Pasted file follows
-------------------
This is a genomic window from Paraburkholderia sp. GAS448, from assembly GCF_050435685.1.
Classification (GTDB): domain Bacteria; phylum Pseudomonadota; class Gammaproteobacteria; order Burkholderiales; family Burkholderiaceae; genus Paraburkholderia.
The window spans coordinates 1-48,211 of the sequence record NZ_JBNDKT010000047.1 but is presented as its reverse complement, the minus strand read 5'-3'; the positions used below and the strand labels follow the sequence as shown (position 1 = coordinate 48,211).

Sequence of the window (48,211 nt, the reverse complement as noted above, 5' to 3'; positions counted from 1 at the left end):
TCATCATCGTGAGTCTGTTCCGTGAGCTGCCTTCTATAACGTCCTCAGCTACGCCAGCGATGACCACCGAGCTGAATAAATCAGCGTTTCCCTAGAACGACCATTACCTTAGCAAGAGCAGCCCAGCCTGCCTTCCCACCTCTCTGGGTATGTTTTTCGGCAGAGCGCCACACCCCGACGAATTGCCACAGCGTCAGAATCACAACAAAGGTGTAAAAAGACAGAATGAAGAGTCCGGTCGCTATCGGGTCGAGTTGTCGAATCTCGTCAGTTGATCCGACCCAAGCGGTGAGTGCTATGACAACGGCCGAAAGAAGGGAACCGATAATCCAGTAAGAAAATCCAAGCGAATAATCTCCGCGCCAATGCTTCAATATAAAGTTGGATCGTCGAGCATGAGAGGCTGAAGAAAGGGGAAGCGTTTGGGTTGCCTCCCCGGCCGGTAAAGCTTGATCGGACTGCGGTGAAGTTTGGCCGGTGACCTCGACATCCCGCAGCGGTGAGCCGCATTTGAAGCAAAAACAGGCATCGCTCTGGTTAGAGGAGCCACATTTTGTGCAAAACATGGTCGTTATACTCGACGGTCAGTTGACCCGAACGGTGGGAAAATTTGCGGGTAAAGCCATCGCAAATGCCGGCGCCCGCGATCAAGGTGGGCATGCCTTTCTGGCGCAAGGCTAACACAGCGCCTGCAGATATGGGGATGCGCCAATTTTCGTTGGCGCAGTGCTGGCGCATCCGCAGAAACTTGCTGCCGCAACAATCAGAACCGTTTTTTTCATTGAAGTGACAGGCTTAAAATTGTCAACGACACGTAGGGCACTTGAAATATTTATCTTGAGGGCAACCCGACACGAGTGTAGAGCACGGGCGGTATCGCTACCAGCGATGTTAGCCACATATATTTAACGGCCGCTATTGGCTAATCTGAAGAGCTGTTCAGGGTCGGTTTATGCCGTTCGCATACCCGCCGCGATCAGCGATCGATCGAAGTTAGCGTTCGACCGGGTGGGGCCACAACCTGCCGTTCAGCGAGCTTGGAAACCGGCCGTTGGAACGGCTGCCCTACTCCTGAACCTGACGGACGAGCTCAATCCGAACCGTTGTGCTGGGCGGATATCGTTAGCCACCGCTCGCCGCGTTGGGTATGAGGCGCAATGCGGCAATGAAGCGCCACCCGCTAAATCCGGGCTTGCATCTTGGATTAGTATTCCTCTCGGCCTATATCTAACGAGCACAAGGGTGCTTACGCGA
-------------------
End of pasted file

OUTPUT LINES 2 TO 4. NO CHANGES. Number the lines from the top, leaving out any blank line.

Classification (GTDB): domain Bacteria; phylum Pseudomonadota; class Gammaproteobacteria; order Burkholderiales; family Burkholderiaceae; genus Paraburkholderia.
The window spans coordinates 1-48,211 of the sequence record NZ_JBNDKT010000047.1 but is presented as its reverse complement, the minus strand read 5'-3'; the positions used below and the strand labels follow the sequence as shown (position 1 = coordinate 48,211).

Sequence of the window (48,211 nt, the reverse complement as noted above, 5' to 3'; positions counted from 1 at the left end):